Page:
However, this was in part due to a central bank-to-central bank “swap line”, which was established between the Lao Bank and the People’s Bank of China in January.

The swaps sent the yuan to Laos ‘central bank, theoretically increasing Laos’ foreign exchange reserves as a prepayment for imports from China, analysts said. China holds more than half of Laos’ external debt, Janssen wrote.

Laos has handled the Covid crisis relatively well, but the country is suffering from a second wave of pandemics, forcing the government to announce a blockade from April 21 to July 4.

The Covid crisis has already taken the breath away of Laos’ former rising tourism industry, which previously accounted for around 10% of GDP, and is now in the process of disappearing.

“Half of the debt repayments over the next five years will be in China, so whether China offers refinancing or postpones some of its debt repayments will be an important factor in debt sustainability. “Let’s do it,” Zuck said of Fitch. ..

Part of the future debt comes from the China Export-Import Bank, which has granted a concessional loan of US $ 470 million at an interest rate of 2.5% as part of its contribution to the railway project. Chinese in Laos.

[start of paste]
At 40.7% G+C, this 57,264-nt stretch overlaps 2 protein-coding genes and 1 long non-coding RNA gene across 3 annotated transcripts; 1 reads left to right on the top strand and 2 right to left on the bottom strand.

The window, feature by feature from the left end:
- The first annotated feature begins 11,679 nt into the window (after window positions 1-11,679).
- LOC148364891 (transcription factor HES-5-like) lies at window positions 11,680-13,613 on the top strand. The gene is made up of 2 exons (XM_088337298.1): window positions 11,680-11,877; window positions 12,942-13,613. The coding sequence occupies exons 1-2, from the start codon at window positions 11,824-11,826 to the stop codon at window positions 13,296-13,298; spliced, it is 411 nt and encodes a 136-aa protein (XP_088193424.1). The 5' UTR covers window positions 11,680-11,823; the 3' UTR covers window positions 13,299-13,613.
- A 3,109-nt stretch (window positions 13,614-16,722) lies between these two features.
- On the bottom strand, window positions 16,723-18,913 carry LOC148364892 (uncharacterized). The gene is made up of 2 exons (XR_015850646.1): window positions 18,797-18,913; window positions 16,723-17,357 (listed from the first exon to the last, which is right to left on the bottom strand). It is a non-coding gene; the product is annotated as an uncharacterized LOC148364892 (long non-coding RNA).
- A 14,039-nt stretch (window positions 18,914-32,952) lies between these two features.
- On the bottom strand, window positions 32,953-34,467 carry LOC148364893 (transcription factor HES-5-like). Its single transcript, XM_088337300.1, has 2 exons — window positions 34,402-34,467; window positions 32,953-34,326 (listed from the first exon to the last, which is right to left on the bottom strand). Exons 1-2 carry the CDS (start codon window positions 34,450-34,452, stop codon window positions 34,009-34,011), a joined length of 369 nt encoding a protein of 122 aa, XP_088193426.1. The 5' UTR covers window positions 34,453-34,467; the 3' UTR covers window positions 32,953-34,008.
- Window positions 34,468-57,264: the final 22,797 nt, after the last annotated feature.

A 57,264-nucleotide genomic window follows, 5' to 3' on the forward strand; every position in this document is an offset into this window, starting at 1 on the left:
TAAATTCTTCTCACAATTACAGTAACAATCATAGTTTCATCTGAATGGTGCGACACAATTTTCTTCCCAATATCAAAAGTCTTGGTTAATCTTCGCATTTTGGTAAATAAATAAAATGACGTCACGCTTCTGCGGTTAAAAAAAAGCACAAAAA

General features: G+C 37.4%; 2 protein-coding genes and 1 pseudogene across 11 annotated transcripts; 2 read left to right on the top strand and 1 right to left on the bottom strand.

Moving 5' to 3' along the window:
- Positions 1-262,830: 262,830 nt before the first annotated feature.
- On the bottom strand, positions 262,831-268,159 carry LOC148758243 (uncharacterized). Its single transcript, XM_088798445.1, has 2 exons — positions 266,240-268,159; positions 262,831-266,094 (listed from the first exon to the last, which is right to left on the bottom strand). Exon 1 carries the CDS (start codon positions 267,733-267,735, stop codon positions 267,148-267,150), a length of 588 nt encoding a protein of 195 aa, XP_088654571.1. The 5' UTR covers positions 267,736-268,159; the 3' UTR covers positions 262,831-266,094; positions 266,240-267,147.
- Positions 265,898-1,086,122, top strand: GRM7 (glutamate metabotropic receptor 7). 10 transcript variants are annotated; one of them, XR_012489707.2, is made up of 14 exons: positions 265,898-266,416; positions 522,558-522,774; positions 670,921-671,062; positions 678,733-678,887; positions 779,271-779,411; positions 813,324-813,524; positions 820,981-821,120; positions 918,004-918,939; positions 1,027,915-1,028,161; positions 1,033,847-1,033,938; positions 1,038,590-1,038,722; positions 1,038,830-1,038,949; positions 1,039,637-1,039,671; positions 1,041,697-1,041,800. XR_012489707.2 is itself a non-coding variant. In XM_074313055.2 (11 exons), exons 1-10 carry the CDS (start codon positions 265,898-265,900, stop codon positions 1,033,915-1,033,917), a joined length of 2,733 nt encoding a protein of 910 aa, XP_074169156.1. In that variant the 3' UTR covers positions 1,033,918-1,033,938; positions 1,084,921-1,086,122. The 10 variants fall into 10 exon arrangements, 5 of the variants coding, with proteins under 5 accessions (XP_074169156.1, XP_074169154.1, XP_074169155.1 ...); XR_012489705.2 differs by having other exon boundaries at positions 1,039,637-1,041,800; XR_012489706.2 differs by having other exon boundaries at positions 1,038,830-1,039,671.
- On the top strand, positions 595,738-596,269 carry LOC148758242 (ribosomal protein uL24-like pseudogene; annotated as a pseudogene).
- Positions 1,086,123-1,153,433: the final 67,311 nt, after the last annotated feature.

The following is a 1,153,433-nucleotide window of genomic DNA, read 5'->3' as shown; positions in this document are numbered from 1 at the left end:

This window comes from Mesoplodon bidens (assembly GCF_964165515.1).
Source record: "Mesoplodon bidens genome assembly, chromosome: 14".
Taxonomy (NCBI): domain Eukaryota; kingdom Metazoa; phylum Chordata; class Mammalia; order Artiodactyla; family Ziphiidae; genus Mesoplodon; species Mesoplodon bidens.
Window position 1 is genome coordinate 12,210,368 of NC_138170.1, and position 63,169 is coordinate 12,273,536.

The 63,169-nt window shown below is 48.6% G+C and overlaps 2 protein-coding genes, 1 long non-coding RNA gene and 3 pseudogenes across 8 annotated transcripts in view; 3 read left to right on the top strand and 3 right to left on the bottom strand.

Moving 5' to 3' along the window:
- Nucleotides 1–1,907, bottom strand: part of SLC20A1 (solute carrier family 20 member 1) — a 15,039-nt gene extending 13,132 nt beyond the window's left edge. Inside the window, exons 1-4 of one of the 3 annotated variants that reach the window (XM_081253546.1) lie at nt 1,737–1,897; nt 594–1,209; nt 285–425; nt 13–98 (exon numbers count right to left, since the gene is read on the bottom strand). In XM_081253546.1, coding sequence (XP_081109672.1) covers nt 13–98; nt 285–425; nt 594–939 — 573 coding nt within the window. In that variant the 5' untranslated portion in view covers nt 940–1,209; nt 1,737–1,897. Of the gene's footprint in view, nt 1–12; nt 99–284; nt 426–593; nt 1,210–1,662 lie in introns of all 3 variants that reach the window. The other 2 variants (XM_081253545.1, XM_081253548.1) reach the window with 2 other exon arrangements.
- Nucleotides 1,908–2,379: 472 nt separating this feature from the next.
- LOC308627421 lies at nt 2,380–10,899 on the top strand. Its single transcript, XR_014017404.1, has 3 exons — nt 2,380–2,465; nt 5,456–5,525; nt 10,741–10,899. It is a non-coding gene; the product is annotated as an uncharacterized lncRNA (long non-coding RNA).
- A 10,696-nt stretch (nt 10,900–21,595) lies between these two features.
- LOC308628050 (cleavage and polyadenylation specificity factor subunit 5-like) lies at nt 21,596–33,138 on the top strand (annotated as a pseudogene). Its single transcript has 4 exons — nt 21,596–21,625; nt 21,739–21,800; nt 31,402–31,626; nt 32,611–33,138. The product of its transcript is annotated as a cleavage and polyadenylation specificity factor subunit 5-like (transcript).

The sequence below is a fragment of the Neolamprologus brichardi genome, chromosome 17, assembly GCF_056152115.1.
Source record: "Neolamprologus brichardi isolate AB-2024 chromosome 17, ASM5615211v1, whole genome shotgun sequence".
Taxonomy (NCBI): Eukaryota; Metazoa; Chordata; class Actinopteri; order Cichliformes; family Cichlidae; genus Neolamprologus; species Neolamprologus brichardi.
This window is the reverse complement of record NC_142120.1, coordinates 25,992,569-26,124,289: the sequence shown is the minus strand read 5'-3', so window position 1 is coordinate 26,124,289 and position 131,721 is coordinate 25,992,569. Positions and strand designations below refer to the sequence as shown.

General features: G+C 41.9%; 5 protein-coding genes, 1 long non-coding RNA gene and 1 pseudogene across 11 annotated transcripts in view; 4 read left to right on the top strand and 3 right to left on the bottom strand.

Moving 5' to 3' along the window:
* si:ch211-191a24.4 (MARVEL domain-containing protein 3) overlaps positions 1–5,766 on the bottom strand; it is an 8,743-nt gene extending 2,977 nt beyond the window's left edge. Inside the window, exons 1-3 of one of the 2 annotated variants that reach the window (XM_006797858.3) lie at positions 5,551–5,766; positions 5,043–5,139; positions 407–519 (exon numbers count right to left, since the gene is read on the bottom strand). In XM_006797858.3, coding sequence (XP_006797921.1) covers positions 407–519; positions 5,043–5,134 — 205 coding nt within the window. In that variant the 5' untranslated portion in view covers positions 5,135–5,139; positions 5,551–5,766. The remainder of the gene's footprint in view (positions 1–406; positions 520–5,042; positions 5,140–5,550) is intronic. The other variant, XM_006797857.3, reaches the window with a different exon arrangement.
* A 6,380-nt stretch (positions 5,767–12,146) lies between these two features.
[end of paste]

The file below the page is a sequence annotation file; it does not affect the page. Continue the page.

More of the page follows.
The 414-kilometer medium-speed train connecting southern China and Vientiane is scheduled to open on December 2 this year. According to sources in Vientiane, the deadline has not been delayed despite the suspension of work due to the Covid crisis last year.

The rail link is owned by Laos China Railway Company, a joint venture established in 2016, with Laos owning 30% and China 70%, reports Asia Times.

The estimated cost of the project is US $ 6 billion, but the debt portion of the project in Laos represents around 8% of the total investment, which is still significant for a country with a GDP of only US $ 18 billion. U.S. dollars.

The cash commitment for the Laos project under the joint venture is $ 720 million, of which $ 250 million comes from the national budget during the five-year construction period, with the remaining 470 coming from EXIM Bank. of China. I was borrowed. Grace period of 5 years and maturity of 35 years.